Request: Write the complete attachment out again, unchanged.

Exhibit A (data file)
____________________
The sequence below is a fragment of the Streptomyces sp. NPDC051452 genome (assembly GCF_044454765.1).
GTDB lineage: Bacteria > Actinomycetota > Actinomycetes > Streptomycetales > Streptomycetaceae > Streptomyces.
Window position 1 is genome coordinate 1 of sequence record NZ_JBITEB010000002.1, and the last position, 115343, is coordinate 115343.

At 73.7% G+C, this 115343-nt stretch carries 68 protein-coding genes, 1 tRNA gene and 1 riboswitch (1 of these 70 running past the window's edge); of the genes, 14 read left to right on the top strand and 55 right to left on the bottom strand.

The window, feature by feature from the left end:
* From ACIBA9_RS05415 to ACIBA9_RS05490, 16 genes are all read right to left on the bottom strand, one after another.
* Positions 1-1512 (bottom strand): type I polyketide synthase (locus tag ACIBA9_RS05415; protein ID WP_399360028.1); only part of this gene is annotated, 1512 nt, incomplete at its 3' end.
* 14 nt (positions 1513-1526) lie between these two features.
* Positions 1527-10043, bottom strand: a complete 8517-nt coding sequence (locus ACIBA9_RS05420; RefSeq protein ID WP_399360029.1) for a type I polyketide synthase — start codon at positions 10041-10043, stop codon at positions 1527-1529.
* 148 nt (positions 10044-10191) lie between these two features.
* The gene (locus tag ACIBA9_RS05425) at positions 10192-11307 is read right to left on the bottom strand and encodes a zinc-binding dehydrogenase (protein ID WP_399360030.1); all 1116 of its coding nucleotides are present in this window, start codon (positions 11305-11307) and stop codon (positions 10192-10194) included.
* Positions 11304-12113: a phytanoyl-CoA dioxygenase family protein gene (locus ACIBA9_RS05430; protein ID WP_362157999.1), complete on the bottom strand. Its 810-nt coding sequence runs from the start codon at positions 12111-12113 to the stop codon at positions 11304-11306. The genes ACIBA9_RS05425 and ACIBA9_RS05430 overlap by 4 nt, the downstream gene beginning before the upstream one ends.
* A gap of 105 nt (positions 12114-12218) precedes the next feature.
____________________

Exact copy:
The sequence below is a fragment of the Streptomyces sp. NPDC051452 genome (assembly GCF_044454765.1).
GTDB lineage: Bacteria > Actinomycetota > Actinomycetes > Streptomycetales > Streptomycetaceae > Streptomyces.
Window position 1 is genome coordinate 1 of sequence record NZ_JBITEB010000002.1, and the last position, 115343, is coordinate 115343.

At 73.7% G+C, this 115343-nt stretch carries 68 protein-coding genes, 1 tRNA gene and 1 riboswitch (1 of these 70 running past the window's edge); of the genes, 14 read left to right on the top strand and 55 right to left on the bottom strand.

The window, feature by feature from the left end:
* From ACIBA9_RS05415 to ACIBA9_RS05490, 16 genes are all read right to left on the bottom strand, one after another.
* Positions 1-1512 (bottom strand): type I polyketide synthase (locus tag ACIBA9_RS05415; protein ID WP_399360028.1); only part of this gene is annotated, 1512 nt, incomplete at its 3' end.
* 14 nt (positions 1513-1526) lie between these two features.
* Positions 1527-10043, bottom strand: a complete 8517-nt coding sequence (locus ACIBA9_RS05420; RefSeq protein ID WP_399360029.1) for a type I polyketide synthase — start codon at positions 10041-10043, stop codon at positions 1527-1529.
* 148 nt (positions 10044-10191) lie between these two features.
* The gene (locus tag ACIBA9_RS05425) at positions 10192-11307 is read right to left on the bottom strand and encodes a zinc-binding dehydrogenase (protein ID WP_399360030.1); all 1116 of its coding nucleotides are present in this window, start codon (positions 11305-11307) and stop codon (positions 10192-10194) included.
* Positions 11304-12113: a phytanoyl-CoA dioxygenase family protein gene (locus ACIBA9_RS05430; protein ID WP_362157999.1), complete on the bottom strand. Its 810-nt coding sequence runs from the start codon at positions 12111-12113 to the stop codon at positions 11304-11306. The genes ACIBA9_RS05425 and ACIBA9_RS05430 overlap by 4 nt, the downstream gene beginning before the upstream one ends.
* A gap of 105 nt (positions 12114-12218) precedes the next feature.